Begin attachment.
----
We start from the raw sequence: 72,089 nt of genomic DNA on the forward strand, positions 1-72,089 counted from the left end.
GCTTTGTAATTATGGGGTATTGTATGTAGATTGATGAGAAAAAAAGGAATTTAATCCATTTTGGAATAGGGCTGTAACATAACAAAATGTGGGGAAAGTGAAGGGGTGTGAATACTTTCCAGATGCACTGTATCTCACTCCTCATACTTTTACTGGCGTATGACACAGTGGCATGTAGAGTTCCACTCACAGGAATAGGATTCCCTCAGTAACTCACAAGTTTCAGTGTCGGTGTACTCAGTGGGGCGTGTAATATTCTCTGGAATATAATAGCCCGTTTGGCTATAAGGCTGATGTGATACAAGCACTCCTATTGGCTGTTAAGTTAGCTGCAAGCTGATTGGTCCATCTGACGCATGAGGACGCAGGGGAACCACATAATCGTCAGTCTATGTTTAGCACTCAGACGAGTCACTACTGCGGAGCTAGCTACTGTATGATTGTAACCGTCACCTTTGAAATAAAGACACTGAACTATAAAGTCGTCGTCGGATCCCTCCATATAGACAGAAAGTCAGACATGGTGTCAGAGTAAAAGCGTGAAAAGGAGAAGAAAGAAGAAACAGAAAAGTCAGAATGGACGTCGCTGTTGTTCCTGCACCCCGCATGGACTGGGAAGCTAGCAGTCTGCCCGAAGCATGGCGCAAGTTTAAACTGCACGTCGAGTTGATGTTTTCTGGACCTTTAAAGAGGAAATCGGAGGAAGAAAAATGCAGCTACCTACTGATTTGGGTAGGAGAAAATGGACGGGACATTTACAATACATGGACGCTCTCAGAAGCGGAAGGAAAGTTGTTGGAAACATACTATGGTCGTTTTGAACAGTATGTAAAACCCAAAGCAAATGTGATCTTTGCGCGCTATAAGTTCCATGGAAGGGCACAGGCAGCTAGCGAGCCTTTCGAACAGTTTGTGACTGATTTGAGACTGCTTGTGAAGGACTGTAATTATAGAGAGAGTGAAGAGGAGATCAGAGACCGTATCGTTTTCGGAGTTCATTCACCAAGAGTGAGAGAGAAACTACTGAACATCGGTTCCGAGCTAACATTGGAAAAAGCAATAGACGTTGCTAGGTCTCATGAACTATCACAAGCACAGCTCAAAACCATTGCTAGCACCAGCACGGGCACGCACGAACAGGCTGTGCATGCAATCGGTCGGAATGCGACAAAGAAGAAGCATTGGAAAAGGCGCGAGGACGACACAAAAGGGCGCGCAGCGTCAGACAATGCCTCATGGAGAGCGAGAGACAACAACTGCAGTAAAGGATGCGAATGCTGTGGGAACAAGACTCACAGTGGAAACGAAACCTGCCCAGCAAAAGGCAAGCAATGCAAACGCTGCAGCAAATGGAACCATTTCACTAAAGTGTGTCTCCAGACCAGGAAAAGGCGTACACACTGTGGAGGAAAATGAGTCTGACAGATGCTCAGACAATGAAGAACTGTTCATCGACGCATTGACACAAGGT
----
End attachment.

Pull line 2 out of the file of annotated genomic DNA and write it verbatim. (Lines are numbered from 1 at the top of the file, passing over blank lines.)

GCTTTGTAATTATGGGGTATTGTATGTAGATTGATGAGAAAAAAAGGAATTTAATCCATTTTGGAATAGGGCTGTAACATAACAAAATGTGGGGAAAGTGAAGGGGTGTGAATACTTTCCAGATGCACTGTATCTCACTCCTCATACTTTTACTGGCGTATGACACAGTGGCATGTAGAGTTCCACTCACAGGAATAGGATTCCCTCAGTAACTCACAAGTTTCAGTGTCGGTGTACTCAGTGGGGCGTGTAATATTCTCTGGAATATAATAGCCCGTTTGGCTATAAGGCTGATGTGATACAAGCACTCCTATTGGCTGTTAAGTTAGCTGCAAGCTGATTGGTCCATCTGACGCATGAGGACGCAGGGGAACCACATAATCGTCAGTCTATGTTTAGCACTCAGACGAGTCACTACTGCGGAGCTAGCTACTGTATGATTGTAACCGTCACCTTTGAAATAAAGACACTGAACTATAAAGTCGTCGTCGGATCCCTCCATATAGACAGAAAGTCAGACATGGTGTCAGAGTAAAAGCGTGAAAAGGAGAAGAAAGAAGAAACAGAAAAGTCAGAATGGACGTCGCTGTTGTTCCTGCACCCCGCATGGACTGGGAAGCTAGCAGTCTGCCCGAAGCATGGCGCAAGTTTAAACTGCACGTCGAGTTGATGTTTTCTGGACCTTTAAAGAGGAAATCGGAGGAAGAAAAATGCAGCTACCTACTGATTTGGGTAGGAGAAAATGGACGGGACATTTACAATACATGGACGCTCTCAGAAGCGGAAGGAAAGTTGTTGGAAACATACTATGGTCGTTTTGAACAGTATGTAAAACCCAAAGCAAATGTGATCTTTGCGCGCTATAAGTTCCATGGAAGGGCACAGGCAGCTAGCGAGCCTTTCGAACAGTTTGTGACTGATTTGAGACTGCTTGTGAAGGACTGTAATTATAGAGAGAGTGAAGAGGAGATCAGAGACCGTATCGTTTTCGGAGTTCATTCACCAAGAGTGAGAGAGAAACTACTGAACATCGGTTCCGAGCTAACATTGGAAAAAGCAATAGACGTTGCTAGGTCTCATGAACTATCACAAGCACAGCTCAAAACCATTGCTAGCACCAGCACGGGCACGCACGAACAGGCTGTGCATGCAATCGGTCGGAATGCGACAAAGAAGAAGCATTGGAAAAGGCGCGAGGACGACACAAAAGGGCGCGCAGCGTCAGACAATGCCTCATGGAGAGCGAGAGACAACAACTGCAGTAAAGGATGCGAATGCTGTGGGAACAAGACTCACAGTGGAAACGAAACCTGCCCAGCAAAAGGCAAGCAATGCAAACGCTGCAGCAAATGGAACCATTTCACTAAAGTGTGTCTCCAGACCAGGAAAAGGCGTACACACTGTGGAGGAAAATGAGTCTGACAGATGCTCAGACAATGAAGAACTGTTCATCGACGCATTGACACAAGGT